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Why the star Betelgeuse has dimmed to just 36% of its normal brightness

The red supergiant star Betelgeuse, in the constellation of Orion, has been undergoing unprecedented dimming. This stunning image of the star’s surface, taken with the SPHERE instrument on ESO’s Very Large Telescope late last year, is among the first observations to come out of an observing campaign aimed at understanding why the star is becoming fainter. When compared with the image taken in January 2019, it shows how much the star has faded and how its apparent shape has changed. ESO/M. Montargès et al.

Historically, one of the brightest stars in our sky has been Betelgeuse, a red supergiant located in the constellation of Orion. But late last year, astronomers noticed something strange about this familiar sight — it was dimming dramatically. It’s not unusual for stars to fluctuate between higher and lower levels of brightness, but in this case, the fluctuations were purely in one direction and extremely rapid. This lead many in the astronomical community to wonder if Betelguese may soon go supernova, reaching the end of its life and exploding in an enormous outburst.

Now, astronomers using the European Southern Observatory’s Very Large Telescope (VLT) have shown the dimming of this star with two images taken almost a year apart. The big news is not only that the star is dimming — it’s now down to just 36% of its typical brightness, which is noticeable even with the naked eye — but also that its shape is changing.

This comparison image shows the star Betelgeuse before and after its unprecedented dimming. The observations, taken with the SPHERE instrument on ESO’s Very Large Telescope in January and December 2019, show how much the star has faded and how its apparent shape has changed. ESO/M. Montargès et al.

The ESO astronomers don’t think that the dimming is related to an impending supernova, however. Instead, they think it is due to one of two possibilities. The first possibility is that, because Betelgeuse has an irregular surface consisting of enormous convection cells, these cells are moving, shrinking, or growing in a way that changes the brightness of the star. Alternatively, the star could be ejecting matter away from its core in the form of dust, creating clouds that block our view of its light.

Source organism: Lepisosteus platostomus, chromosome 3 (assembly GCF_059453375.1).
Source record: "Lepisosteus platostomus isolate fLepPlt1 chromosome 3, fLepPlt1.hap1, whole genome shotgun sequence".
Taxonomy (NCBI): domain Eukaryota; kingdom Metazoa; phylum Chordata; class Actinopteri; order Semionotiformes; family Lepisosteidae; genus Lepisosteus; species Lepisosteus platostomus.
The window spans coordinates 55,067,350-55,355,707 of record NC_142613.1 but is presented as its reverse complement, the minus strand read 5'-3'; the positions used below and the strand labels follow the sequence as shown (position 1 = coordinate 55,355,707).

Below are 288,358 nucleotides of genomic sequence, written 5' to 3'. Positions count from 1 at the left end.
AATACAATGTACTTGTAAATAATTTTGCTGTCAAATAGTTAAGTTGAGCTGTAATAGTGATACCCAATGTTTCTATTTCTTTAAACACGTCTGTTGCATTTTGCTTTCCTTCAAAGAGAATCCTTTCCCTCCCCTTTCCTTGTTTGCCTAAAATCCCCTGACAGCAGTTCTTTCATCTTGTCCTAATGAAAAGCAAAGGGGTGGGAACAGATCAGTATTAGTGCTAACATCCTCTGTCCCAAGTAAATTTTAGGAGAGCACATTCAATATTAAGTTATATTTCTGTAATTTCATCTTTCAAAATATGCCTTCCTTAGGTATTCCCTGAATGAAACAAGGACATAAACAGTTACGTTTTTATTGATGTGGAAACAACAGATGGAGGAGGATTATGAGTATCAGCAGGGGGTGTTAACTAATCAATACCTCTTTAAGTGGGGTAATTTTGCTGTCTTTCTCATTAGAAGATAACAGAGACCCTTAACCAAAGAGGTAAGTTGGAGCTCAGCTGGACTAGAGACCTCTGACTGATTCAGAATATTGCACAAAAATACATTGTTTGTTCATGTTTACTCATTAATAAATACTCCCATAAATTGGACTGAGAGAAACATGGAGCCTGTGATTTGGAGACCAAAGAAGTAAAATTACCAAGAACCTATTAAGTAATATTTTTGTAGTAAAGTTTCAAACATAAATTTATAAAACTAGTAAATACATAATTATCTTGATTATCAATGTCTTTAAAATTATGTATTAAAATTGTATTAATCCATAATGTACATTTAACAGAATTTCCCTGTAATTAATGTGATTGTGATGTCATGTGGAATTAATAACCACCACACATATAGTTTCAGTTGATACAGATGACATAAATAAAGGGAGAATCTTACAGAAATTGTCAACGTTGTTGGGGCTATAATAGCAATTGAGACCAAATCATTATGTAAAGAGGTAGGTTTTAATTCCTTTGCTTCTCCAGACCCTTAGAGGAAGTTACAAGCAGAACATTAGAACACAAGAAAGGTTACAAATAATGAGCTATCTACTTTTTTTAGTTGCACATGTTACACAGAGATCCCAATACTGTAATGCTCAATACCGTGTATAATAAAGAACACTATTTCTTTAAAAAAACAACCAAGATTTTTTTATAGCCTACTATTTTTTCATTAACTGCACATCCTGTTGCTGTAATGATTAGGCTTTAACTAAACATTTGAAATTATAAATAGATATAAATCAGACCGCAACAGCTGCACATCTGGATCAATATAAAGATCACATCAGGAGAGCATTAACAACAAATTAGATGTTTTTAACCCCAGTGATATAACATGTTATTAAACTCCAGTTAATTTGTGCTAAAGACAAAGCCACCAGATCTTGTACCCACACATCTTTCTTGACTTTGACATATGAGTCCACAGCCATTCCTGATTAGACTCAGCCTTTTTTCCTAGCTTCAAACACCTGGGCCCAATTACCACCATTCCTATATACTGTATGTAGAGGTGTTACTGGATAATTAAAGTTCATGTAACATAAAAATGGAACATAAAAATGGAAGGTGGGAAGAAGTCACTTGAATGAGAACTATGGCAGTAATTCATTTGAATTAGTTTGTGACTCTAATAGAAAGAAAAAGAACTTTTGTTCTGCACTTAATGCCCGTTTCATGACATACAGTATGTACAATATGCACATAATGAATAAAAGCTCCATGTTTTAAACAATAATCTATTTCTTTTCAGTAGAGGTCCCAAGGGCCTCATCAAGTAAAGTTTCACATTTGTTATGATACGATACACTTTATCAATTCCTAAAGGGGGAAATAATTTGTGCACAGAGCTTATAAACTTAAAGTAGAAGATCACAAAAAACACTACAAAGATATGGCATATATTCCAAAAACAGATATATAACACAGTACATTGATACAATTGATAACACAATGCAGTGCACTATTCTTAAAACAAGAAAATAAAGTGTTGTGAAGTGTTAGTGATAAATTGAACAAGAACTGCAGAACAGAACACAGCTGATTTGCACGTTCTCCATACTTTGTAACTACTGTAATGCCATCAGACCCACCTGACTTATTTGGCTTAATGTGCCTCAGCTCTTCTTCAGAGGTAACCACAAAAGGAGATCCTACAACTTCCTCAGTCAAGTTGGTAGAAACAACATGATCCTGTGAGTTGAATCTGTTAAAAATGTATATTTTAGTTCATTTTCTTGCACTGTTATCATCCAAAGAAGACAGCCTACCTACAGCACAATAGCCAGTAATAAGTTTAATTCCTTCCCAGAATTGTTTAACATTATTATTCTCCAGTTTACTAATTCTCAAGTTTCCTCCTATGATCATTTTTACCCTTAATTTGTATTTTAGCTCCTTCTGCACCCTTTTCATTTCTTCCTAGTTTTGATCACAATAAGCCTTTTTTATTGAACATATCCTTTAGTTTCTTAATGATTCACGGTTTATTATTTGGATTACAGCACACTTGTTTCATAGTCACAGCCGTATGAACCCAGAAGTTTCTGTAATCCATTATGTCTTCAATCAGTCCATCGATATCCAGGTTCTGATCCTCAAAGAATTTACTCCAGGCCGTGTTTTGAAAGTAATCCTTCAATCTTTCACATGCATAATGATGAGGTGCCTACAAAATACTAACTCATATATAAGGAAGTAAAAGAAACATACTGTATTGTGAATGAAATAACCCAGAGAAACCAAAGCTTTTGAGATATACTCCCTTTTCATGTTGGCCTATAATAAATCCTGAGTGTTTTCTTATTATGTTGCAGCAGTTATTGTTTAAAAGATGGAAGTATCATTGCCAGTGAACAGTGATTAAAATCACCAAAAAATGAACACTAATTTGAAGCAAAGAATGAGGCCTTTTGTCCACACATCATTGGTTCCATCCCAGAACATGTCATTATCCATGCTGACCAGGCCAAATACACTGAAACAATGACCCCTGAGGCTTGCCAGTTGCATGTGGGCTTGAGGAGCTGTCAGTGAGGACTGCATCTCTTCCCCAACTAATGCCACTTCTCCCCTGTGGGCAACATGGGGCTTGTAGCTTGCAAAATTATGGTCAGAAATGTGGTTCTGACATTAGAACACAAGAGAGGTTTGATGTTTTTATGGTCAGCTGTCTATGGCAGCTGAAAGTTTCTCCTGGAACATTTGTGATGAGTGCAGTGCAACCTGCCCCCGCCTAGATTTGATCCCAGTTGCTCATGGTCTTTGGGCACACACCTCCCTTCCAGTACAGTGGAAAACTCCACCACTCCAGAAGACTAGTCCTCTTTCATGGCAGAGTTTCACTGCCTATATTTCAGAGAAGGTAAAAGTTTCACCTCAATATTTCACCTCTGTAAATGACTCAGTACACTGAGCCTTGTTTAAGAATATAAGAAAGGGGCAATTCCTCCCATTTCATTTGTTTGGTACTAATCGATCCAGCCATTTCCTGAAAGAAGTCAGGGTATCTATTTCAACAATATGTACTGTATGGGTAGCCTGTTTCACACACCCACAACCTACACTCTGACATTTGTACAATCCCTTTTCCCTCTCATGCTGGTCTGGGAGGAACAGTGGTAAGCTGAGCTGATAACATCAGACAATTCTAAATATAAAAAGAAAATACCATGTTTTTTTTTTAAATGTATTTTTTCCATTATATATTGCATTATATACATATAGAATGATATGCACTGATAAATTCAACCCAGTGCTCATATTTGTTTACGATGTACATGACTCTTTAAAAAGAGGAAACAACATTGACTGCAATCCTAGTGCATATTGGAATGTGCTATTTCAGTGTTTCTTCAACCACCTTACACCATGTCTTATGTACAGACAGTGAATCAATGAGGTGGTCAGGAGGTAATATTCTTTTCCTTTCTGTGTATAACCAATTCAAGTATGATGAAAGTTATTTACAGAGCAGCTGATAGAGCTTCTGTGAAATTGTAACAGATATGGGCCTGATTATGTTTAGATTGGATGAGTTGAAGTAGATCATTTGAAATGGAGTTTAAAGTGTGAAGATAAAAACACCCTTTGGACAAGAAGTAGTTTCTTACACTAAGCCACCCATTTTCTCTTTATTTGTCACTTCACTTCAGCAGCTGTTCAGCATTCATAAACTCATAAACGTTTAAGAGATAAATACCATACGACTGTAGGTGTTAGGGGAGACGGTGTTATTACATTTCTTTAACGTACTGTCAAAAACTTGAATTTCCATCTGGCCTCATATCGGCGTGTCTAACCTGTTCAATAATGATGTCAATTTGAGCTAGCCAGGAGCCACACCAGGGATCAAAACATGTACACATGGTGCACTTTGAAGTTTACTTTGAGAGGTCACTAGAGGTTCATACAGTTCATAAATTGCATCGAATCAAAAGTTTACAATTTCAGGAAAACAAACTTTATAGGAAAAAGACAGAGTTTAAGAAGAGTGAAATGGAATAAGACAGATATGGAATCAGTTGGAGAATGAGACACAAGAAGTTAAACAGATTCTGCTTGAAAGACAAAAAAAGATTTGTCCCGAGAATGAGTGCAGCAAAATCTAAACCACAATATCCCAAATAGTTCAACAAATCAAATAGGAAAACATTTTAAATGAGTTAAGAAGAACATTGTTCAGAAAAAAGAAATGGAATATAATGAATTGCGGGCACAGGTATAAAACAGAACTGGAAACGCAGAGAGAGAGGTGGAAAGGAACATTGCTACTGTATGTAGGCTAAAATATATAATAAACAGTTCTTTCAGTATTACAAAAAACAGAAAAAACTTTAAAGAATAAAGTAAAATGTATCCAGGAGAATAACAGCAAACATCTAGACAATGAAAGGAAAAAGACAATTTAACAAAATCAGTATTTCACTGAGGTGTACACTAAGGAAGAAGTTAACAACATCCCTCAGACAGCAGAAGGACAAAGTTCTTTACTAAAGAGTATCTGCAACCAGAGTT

“The two scenarios we are working on are a cooling of the surface due to exceptional stellar activity or dust ejection towards us,” Miguel Montargès, an astronomer at KU Leuven in Belgium, explained in a statement. “Of course, our knowledge of red supergiants remains incomplete, and this is still a work in progress, so a surprise can still happen.”

The VLT is armed with another instrument to study Betelgeuse during this unexpected dimming event, using the infrared wavelength as well as the visible light wavelength. The star has been imaged using VISIR, the VLT Imager and Spectrometer for mid-Infrared, which shows how the dust surrounding the star glows due to heat and radiation.

This image, obtained with the VISIR instrument on ESO’s Very Large Telescope, shows the infrared light being emitted by the dust surrounding Betelgeuse in December 2019. The clouds of dust, which resemble flames in this dramatic image, are formed when the star sheds its material back into space. The black disc obscures the star’s center and much of its surroundings, which are very bright and must be masked to allow the fainter dust plumes to be seen. The orange dot in the middle is the SPHERE image of Betelgeuse’s surface, which has a size close to that of Jupiter’s orbit. ESO/P. Kervella/M. Montargès et al., Acknowledgement: Eric Pantin

The process of shedding dust happens throughout the lifetime of stars like this one, with material being pumped out into space and eventually forming new stars.

“The phrase ‘we are all made of stardust’ is one we hear a lot in popular astronomy, but where exactly does this dust come from?” says Emily Cannon, a Ph.D. student at KU Leuven, said in the statement. “Over their lifetimes, red supergiants like Betelgeuse create and eject vast amounts of material even before they explode as supernovae. Modern technology has enabled us to study these objects, hundreds of light-years away, in unprecedented detail giving us the opportunity to unravel the mystery of what triggers their mass loss.”


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